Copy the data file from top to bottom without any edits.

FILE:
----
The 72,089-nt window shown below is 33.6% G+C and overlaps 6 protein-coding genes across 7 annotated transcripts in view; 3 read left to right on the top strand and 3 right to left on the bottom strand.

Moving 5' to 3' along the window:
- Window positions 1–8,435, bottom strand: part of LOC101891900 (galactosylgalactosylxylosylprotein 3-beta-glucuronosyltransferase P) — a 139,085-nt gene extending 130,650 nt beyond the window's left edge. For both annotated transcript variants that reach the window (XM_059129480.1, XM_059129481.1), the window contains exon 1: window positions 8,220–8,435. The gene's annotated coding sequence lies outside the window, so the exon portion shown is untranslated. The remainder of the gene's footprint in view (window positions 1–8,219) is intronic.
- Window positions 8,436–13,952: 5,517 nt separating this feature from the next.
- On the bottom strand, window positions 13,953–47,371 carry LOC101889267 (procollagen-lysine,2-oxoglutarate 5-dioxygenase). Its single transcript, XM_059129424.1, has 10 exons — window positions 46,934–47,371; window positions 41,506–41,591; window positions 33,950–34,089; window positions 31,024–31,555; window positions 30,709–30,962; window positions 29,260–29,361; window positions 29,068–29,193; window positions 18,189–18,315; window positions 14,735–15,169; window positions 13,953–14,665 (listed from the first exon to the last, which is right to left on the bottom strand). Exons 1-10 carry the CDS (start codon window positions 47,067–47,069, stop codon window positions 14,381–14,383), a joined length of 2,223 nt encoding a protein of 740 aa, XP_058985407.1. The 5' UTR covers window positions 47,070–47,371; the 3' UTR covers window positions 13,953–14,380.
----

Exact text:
The 72,089-nt window shown below is 33.6% G+C and overlaps 6 protein-coding genes across 7 annotated transcripts in view; 3 read left to right on the top strand and 3 right to left on the bottom strand.

Moving 5' to 3' along the window:
- Window positions 1–8,435, bottom strand: part of LOC101891900 (galactosylgalactosylxylosylprotein 3-beta-glucuronosyltransferase P) — a 139,085-nt gene extending 130,650 nt beyond the window's left edge. For both annotated transcript variants that reach the window (XM_059129480.1, XM_059129481.1), the window contains exon 1: window positions 8,220–8,435. The gene's annotated coding sequence lies outside the window, so the exon portion shown is untranslated. The remainder of the gene's footprint in view (window positions 1–8,219) is intronic.
- Window positions 8,436–13,952: 5,517 nt separating this feature from the next.
- On the bottom strand, window positions 13,953–47,371 carry LOC101889267 (procollagen-lysine,2-oxoglutarate 5-dioxygenase). Its single transcript, XM_059129424.1, has 10 exons — window positions 46,934–47,371; window positions 41,506–41,591; window positions 33,950–34,089; window positions 31,024–31,555; window positions 30,709–30,962; window positions 29,260–29,361; window positions 29,068–29,193; window positions 18,189–18,315; window positions 14,735–15,169; window positions 13,953–14,665 (listed from the first exon to the last, which is right to left on the bottom strand). Exons 1-10 carry the CDS (start codon window positions 47,067–47,069, stop codon window positions 14,381–14,383), a joined length of 2,223 nt encoding a protein of 740 aa, XP_058985407.1. The 5' UTR covers window positions 47,070–47,371; the 3' UTR covers window positions 13,953–14,380.